Here's Where Ramit Sethi Says You Should Be Putting Your Money
When the personal finance guru speaks, it pays to listen.
Investing your money is a great way to grow wealth over time. Does that mean you should rush to open a brokerage account? Maybe eventually. But if you ask personal finance expert and entrepreneur Ramit Sethi, he'll tell you there are other accounts worth saving and investing in before you open a brokerage account. Here's his saving and investing hierarchy that he thinks is smart to follow.
1. Contribute to a 401(k) plan to get your employer match
Not everyone has access to a 401(k) plan through their job. But if you have a 401(k), which is a dedicated retirement savings plan, and your employer matches contributions, it pays to put in enough money to claim that full match.
There's no such thing as a standard match; each company decides that individually. Right now, workers are able to contribute up to $19,500 a year to a 401(k) if they're under age 50, or up to $26,000 if they're 50 or older.
Companies generally won't match those limits -- not even close. But if your employer is willing to match contributions of up to $3,000, for example, then it's worthwhile to put in that much money so you can claim that free cash for your retirement.
2. Contribute to a Roth IRA
The great thing about Roth IRAs is that you never have to pay taxes on investment gains in your account, and withdrawals during retirement can be taken tax-free. This year, the annual contribution limit for a Roth IRA is $6,000 if you're under 50, and $7,000 if you're 50 or older. Because Roth IRAs are self-funded, you won't be eligible for a company match like you would with a 401(k).
3. Max out your 401(k)
Workers who earn an average salary generally can't max out a 401(k). But if you've already maxed out a Roth IRA and have more money to save and invest, then it pays to put your excess cash into a 401(k). Traditional 401(k) contributions get to go in tax-free, and the more money you put in, the less income the IRS will tax you on.
Roth IRAs don't happen to offer this benefit, so you won't lower your taxes immediately by funding one. But since they offer the advantage of tax-free investment gains and withdrawals during retirement, they make a lot of sense -- especially for people who think they'll be in a higher tax bracket during retirement than they're in today.
4. Max out your health savings account
Not everyone is eligible to contribute to a health savings account (HSA). To qualify, you must be enrolled in a high-deductible health insurance plan. This year, that's defined as a plan with a deductible of $1,400 or more for self-only coverage, or $2,800 or more for family coverage.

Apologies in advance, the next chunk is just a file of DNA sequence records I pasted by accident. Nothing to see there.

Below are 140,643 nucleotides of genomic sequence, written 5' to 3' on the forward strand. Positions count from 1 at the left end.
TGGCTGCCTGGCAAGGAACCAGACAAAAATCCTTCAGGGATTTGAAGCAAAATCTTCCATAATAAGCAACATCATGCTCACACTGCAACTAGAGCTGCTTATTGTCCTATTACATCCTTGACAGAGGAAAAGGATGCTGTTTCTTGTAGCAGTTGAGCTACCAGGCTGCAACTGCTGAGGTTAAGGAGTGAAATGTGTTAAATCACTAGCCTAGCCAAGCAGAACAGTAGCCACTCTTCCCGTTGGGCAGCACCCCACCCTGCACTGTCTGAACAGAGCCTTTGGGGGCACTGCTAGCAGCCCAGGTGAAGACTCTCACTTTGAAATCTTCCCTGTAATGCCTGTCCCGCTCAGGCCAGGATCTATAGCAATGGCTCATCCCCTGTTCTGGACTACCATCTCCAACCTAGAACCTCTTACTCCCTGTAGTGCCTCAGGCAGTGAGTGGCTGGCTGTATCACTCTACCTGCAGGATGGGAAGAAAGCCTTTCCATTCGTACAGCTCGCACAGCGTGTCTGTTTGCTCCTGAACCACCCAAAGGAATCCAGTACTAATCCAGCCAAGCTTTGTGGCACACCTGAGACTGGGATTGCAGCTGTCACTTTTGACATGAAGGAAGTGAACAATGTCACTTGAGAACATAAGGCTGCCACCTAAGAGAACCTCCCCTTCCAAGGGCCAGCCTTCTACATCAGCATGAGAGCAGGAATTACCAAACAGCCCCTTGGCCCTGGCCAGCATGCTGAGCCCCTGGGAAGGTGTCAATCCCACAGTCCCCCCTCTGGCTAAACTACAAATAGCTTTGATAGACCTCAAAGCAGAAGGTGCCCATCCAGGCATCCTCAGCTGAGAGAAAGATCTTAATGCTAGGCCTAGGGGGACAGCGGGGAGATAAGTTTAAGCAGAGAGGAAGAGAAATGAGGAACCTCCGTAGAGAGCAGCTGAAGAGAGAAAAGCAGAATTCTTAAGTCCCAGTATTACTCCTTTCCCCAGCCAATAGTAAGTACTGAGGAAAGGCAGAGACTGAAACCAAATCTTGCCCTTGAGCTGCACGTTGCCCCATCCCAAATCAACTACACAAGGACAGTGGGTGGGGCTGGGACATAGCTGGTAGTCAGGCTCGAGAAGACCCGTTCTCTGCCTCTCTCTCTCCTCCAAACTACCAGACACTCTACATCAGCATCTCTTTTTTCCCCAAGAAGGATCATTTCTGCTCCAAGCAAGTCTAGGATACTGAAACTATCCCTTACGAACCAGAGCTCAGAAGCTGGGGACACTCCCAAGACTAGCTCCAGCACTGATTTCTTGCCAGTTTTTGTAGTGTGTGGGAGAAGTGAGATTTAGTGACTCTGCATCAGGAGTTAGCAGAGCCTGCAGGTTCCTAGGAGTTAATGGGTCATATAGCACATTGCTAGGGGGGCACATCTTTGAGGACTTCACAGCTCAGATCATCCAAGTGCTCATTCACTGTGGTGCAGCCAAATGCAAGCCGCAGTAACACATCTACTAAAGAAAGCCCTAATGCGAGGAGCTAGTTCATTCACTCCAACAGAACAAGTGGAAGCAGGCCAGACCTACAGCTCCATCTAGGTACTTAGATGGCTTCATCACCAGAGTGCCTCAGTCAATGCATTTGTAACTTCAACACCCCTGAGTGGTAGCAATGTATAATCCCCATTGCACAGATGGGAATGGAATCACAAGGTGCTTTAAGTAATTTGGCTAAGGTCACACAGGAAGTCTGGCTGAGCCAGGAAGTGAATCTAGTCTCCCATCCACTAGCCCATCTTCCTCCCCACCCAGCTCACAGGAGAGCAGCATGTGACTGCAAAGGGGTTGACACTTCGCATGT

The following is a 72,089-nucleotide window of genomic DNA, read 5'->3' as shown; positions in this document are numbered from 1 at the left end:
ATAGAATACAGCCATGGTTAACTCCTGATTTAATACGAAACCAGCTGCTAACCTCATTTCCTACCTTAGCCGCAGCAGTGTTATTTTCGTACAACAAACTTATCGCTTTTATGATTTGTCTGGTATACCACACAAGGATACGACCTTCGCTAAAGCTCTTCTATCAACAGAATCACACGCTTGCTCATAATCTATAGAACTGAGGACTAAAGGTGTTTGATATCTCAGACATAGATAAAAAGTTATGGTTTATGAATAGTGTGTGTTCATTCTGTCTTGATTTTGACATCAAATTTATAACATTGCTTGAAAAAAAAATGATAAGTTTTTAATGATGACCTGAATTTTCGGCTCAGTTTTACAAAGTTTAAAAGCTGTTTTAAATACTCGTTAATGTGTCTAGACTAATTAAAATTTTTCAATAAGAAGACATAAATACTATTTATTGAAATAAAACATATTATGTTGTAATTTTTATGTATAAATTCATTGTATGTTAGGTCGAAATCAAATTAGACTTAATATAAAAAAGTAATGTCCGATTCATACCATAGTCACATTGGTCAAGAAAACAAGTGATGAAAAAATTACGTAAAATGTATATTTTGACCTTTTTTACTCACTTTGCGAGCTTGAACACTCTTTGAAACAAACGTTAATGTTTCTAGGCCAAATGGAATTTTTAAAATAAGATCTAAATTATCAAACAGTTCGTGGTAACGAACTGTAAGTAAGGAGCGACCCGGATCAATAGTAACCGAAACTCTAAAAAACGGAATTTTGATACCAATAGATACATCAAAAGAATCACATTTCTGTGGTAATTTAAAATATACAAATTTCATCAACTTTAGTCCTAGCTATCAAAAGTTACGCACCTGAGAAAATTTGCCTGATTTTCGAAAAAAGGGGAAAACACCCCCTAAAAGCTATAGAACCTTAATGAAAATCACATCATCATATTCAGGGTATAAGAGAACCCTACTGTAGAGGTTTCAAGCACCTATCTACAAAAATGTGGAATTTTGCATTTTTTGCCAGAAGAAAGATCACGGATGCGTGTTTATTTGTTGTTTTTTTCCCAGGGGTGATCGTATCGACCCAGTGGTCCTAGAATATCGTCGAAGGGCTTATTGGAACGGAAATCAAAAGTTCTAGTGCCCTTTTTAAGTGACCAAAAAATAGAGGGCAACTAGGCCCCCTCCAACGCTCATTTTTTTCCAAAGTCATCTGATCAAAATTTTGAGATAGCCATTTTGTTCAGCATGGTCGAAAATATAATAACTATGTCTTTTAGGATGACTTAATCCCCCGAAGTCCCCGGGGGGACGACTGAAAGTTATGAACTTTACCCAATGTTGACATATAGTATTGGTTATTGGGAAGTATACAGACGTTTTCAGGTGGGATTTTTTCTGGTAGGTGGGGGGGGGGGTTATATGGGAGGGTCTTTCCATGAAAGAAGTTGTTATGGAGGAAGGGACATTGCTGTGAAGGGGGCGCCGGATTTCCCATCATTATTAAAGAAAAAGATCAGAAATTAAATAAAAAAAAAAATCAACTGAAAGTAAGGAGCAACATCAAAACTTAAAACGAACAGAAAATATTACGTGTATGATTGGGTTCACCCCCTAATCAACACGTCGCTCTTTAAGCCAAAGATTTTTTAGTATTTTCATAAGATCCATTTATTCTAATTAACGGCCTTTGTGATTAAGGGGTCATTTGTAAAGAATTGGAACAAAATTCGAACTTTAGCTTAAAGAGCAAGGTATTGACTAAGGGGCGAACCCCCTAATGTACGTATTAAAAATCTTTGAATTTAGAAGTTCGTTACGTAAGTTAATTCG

HSAs actually offer all of the benefits of both a traditional 401(k) and Roth IRA. HSA contributions go in tax-free, and then money that's not being used for immediate healthcare expenses can be invested for added growth. Investment gains in HSAs aren't taxed, and neither are withdrawals as long as they're used to cover the cost of qualified medical expenses.
HSA funds never expire so you can save money during your working years to pay for healthcare costs in retirement. And in doing so, you get a chance to invest your money in a tax-advantaged fashion.
This year, the annual contribution limit for HSAs is $3,600 for self-only coverage and $7,200 for family coverage if you're under age 55. If you're 55 or older, these limits rise to $4,600 and $8,200, respectively.
5. Invest in a traditional brokerage account
Once you've maxed out the above accounts, you should consider investing any additional money you have in a regular brokerage account. Traditional brokerage accounts don't offer tax breaks, which is why it pays to first max out those accounts that do come with tax benefits.
But brokerage accounts are also less restrictive. With a 401(k), you can't typically take a withdrawal before age 59½ without facing a penalty. Roth IRAs are a little more flexible, but there are rules you have to follow if you want your money before age 59½. HSAs penalize you for taking withdrawals for non-medical reasons. When you invest in a brokerage account, you can access your money whenever you want without a penalty.
Should you follow Sethi's plan?
Ramit Sethi knows a lot about saving and investing, and so it's not a bad idea to take his advice to heart. At the same time, it's okay to map out your own savings and investing plan based on your specific needs and goals. The key is to read up on the different places you can invest your money to make sure you're making choices that will benefit you in the long run.
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